A Full Node is a participant in a Blockchain Network that 1) engages in mining, and 2) keeps a full record of the Blockchain, from Block 0 (genesis block) to the current Block.

Fork

A fork occurs every time different blocks of the same height are created at the same time. A fork is a split of the blockchain when two constituencies of the network see different main chains. That split might be either a result of a software upgrade, or a computer bug. Forks resulted from software upgrades can be 1) Hard Forks, when the new software is not compatible with previous versions and all nodes of the network must upgrade or 2) Soft Forks, when the update is compatible with previous versions and nodes are encouraged (but not required) to upgrade.

G

Gas

Gas is the standardized price for running a transaction or contract in a Blockchain network. It accounts for all computation costs incurred as a result of the execution of the transaction or contract.

Gas limit

A value equal to the maximum amount of gas that should be used in executing a transaction or contract. This value is paid up-front, before any computation is done and may not be subsequently changed.

Gas used

A value equal to the total gas used in transactions in a Block.

Genesis Block

A Genesis Block is the very first unmined Block of a Blockchain. It has no predecessors, or parent blocks, and its Block Number is 0.

H

Hash

The cryptographic process (function) that takes an input of data and produces a shorter output with a fixed-length.

Hash Rate

The number of hash functions that a miner performs in a specific amount of time.


I

Improvement Proposal (IP)

Improvement Proposals describe and propose changes made to a Blockchain Protocol. Developers wishing to submit Improvement Proposals first propose their idea as pull request on the token’s Github, which is then voted and implemented by the miners of the network.

Initial Coin Offering or ICO

An Initial Coin Offering or ICO is a fundraising tool whereby a project sells digital tokens related to the project in return for digital tokens that have existing value, such as Bitcoin or Ethereum.

 

L

Light Node

A light node is a participant in a Blockchain Network that does not: 1) store the full version of the Blockchain, and 2) engage in mining.

M

Miner

Full Nodes that engage in transaction validation.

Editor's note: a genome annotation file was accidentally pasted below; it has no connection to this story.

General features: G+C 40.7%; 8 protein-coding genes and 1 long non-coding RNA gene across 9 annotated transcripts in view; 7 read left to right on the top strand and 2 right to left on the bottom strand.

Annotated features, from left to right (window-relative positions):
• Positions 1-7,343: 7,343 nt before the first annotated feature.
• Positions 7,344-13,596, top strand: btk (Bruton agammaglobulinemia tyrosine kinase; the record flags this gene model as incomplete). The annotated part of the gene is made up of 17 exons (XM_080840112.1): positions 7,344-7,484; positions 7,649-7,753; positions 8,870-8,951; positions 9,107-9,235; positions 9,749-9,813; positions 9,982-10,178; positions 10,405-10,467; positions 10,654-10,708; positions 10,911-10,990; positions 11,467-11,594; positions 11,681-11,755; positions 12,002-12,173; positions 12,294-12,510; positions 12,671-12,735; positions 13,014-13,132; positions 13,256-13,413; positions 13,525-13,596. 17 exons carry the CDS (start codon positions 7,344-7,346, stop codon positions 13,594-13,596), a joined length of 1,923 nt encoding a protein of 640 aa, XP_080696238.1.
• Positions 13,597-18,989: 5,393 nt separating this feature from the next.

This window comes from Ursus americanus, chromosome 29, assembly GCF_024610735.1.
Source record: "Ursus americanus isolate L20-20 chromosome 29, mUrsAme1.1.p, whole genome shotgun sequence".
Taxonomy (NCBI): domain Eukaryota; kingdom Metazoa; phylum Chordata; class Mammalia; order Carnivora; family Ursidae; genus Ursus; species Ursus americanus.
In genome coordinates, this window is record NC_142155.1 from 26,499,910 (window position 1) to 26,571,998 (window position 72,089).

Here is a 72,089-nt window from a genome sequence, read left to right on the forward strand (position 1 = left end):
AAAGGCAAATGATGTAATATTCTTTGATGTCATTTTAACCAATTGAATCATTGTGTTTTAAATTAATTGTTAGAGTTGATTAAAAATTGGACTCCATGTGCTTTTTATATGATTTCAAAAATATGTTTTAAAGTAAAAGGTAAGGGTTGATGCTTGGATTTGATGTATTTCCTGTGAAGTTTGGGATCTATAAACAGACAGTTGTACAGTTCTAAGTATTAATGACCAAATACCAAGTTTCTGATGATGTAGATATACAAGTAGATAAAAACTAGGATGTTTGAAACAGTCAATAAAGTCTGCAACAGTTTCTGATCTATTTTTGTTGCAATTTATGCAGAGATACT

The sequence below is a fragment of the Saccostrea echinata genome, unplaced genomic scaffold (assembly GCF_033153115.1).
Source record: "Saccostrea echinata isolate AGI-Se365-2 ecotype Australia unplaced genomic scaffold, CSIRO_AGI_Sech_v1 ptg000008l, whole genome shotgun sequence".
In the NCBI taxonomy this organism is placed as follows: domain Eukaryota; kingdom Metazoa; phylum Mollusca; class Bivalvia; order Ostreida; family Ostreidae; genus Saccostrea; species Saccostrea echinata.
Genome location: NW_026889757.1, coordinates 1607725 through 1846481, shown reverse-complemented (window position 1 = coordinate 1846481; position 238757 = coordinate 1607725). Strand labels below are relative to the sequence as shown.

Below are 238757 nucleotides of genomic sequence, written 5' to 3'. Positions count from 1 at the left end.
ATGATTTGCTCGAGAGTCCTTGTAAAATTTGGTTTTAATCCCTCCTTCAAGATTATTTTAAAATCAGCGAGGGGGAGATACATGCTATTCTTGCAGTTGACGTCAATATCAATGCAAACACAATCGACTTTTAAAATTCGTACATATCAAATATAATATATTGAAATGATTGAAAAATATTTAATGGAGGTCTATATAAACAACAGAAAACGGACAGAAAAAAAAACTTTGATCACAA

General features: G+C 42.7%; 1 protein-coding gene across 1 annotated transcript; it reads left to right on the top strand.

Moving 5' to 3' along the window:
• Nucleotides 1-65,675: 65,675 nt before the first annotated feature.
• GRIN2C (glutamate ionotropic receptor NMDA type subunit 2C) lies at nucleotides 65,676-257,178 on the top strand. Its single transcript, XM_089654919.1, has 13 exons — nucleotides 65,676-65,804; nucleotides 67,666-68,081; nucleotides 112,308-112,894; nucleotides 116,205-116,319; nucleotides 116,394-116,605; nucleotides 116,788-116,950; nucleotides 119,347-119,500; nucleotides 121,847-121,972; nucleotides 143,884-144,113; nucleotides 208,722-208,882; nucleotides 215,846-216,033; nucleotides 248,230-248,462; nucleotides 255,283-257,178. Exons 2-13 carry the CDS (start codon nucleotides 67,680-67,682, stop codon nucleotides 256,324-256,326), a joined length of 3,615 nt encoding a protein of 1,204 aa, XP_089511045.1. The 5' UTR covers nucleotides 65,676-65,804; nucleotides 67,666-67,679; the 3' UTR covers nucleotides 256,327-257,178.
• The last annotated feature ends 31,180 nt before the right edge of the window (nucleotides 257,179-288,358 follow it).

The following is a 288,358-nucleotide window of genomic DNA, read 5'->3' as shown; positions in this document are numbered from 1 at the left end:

Message

A message is comprised of two elements 1) data, often code, and 2) value (as a function of the digital token) that is passed between two Accounts.

MultiSig

A security-enhancing feature that requires multiple private key signatures in order for transfers of value to take place.

N

Node

A participant in a blockchain network. Nodes share a copy of the blockchain and relay new transactions to other nodes. See Full Node.

P

Private Key

A combination of letters and numbers that can be used to spend the digital token associated with a specific Address.

Proof-of-Work (System), also noted as PoW

The mathematical proof of an economically costly, time consuming, computing process. This computing process is often random and has low probability, so that on average a lot of trial and error is required to generate proof-of-work data. This mechanism ensures that there are economic incentives when it comes to adding new Blocks to the Blockchain.

Proof-of-Stake (System), also noted as PoS

An alternative process to determine the economic incentives behind adding new Blocks to the Blockchain, where transaction validation is proportionate to token ownership.

Protocol (Networks)

A protocol is a set of standardized rules that dictate how participants of a network interact. The protocol governing a digital token often specifies how each node connects with the others, how many tokens will exist at any point in time, and how new Blocks are added to the Blockchain.

R

Relaying (Transactions)

The process in which connected nodes of a distributed network relay, or broadcast, new transactions between one another. Full nodes will then compile the transactions that are being broadcast to them into a new Block.

S

Signature

A mathematical proof that a message, or transaction, was acknowledged by a party holding a specific Public Key.

Split

A split of a blockchain. See Fork.

T

Transaction

A transaction is a single cryptographically-signed instruction constructed by two or more parties.

Transaction nonce

A scalar value equal to the number of transactions sent by the sender.

Transaction Receipt

The transaction receipt is a mathematical proof that a transaction happened in the past.

U

UniSig

The requirement of only one private key signature for transfers of value to take place.

w

Wallet

A software or a service that secures an account’s Private Keys. Wallets do not keep the digital tokens themselves - their sole purpose is to store one or more Private Keys.